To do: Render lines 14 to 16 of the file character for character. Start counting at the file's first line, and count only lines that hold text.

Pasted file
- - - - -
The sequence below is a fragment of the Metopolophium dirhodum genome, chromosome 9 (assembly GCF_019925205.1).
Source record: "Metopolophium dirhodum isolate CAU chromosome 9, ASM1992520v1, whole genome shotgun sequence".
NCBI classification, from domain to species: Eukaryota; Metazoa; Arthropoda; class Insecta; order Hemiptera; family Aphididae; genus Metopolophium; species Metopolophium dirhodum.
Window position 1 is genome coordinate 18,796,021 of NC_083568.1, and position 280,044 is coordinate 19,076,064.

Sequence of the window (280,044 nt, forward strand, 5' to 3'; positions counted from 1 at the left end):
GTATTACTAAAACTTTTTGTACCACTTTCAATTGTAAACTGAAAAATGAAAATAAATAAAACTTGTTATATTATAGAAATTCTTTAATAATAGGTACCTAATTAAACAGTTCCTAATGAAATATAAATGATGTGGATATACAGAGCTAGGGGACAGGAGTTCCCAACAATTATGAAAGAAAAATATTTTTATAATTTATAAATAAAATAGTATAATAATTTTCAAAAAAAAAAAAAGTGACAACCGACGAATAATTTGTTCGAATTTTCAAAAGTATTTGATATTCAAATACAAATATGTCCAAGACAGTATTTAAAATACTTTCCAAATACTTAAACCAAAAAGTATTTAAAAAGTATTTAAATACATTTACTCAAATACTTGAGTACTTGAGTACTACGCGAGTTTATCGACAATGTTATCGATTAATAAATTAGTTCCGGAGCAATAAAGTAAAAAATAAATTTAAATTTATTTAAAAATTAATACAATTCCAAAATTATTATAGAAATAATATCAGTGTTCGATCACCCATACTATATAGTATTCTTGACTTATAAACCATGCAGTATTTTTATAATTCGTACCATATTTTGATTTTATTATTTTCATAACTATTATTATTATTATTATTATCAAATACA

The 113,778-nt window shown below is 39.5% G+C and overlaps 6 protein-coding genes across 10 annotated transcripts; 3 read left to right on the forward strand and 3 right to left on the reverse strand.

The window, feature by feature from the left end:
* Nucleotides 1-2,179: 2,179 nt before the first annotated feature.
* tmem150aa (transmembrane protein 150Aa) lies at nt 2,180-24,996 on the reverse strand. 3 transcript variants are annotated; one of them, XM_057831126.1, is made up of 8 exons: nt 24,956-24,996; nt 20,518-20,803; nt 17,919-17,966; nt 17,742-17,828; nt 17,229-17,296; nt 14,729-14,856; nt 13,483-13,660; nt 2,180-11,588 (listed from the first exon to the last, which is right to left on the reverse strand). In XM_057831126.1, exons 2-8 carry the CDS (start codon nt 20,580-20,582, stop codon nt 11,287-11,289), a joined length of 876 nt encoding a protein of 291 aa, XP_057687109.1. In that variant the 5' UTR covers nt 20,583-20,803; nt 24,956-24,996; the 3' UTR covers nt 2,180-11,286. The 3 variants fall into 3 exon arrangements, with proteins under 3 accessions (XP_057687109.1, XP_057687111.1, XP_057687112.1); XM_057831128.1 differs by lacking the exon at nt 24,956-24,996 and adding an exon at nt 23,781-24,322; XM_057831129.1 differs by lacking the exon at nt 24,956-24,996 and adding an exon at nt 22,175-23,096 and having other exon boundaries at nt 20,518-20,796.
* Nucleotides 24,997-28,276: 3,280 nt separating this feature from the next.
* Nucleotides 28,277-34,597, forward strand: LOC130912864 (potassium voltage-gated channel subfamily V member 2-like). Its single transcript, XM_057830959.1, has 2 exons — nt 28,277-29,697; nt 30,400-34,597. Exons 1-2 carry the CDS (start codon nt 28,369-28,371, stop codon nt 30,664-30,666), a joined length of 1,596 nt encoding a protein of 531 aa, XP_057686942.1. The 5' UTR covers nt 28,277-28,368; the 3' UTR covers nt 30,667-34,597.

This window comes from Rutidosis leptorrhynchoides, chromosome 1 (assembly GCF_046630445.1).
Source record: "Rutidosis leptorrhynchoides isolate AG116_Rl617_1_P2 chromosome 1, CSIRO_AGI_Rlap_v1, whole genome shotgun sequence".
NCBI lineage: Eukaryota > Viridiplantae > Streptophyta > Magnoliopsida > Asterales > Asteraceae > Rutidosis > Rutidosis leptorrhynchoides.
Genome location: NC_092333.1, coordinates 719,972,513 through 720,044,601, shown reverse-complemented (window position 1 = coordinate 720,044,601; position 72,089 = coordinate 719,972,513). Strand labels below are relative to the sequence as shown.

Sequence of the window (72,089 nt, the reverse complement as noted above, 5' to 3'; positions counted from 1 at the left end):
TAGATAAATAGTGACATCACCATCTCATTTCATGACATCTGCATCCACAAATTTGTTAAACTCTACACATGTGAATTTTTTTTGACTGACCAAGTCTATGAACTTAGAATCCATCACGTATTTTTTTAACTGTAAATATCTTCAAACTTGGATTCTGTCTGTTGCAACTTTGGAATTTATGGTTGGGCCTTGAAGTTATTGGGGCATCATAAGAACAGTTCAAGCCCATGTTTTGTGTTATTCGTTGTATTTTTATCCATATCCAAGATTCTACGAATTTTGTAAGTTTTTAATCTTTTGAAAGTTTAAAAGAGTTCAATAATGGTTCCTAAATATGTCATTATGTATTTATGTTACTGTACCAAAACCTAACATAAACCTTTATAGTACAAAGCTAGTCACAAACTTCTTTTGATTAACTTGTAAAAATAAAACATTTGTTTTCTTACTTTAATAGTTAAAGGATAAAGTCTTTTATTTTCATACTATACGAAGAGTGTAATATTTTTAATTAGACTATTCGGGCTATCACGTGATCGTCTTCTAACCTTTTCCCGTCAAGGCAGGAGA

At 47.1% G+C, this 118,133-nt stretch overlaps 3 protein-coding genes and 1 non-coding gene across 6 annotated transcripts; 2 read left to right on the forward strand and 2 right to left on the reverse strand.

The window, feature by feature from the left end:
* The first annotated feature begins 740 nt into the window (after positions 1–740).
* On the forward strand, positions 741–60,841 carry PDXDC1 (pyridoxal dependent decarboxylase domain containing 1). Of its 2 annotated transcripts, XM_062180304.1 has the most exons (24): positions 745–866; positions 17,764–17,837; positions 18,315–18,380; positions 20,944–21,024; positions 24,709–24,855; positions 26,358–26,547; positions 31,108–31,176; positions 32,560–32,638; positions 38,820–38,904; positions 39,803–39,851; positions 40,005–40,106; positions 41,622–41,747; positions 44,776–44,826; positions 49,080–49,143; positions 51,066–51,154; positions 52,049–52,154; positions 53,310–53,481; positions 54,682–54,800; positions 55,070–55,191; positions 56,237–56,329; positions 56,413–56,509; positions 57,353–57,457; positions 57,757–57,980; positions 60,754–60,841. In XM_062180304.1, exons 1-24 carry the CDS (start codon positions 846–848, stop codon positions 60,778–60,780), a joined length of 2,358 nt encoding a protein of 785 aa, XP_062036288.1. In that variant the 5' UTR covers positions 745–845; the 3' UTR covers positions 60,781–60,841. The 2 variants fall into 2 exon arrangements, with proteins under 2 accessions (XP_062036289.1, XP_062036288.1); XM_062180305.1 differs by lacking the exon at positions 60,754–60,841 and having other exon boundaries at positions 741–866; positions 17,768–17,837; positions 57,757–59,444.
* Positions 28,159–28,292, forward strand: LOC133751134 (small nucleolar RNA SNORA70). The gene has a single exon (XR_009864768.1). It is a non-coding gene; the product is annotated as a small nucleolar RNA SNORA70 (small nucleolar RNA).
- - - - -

Source record: "Rutidosis leptorrhynchoides isolate AG116_Rl617_1_P2 chromosome 1, CSIRO_AGI_Rlap_v1, whole genome shotgun sequence".
NCBI lineage: Eukaryota > Viridiplantae > Streptophyta > Magnoliopsida > Asterales > Asteraceae > Rutidosis > Rutidosis leptorrhynchoides.
Genome location: NC_092333.1, coordinates 719,972,513 through 720,044,601, shown reverse-complemented (window position 1 = coordinate 720,044,601; position 72,089 = coordinate 719,972,513). Strand labels below are relative to the sequence as shown.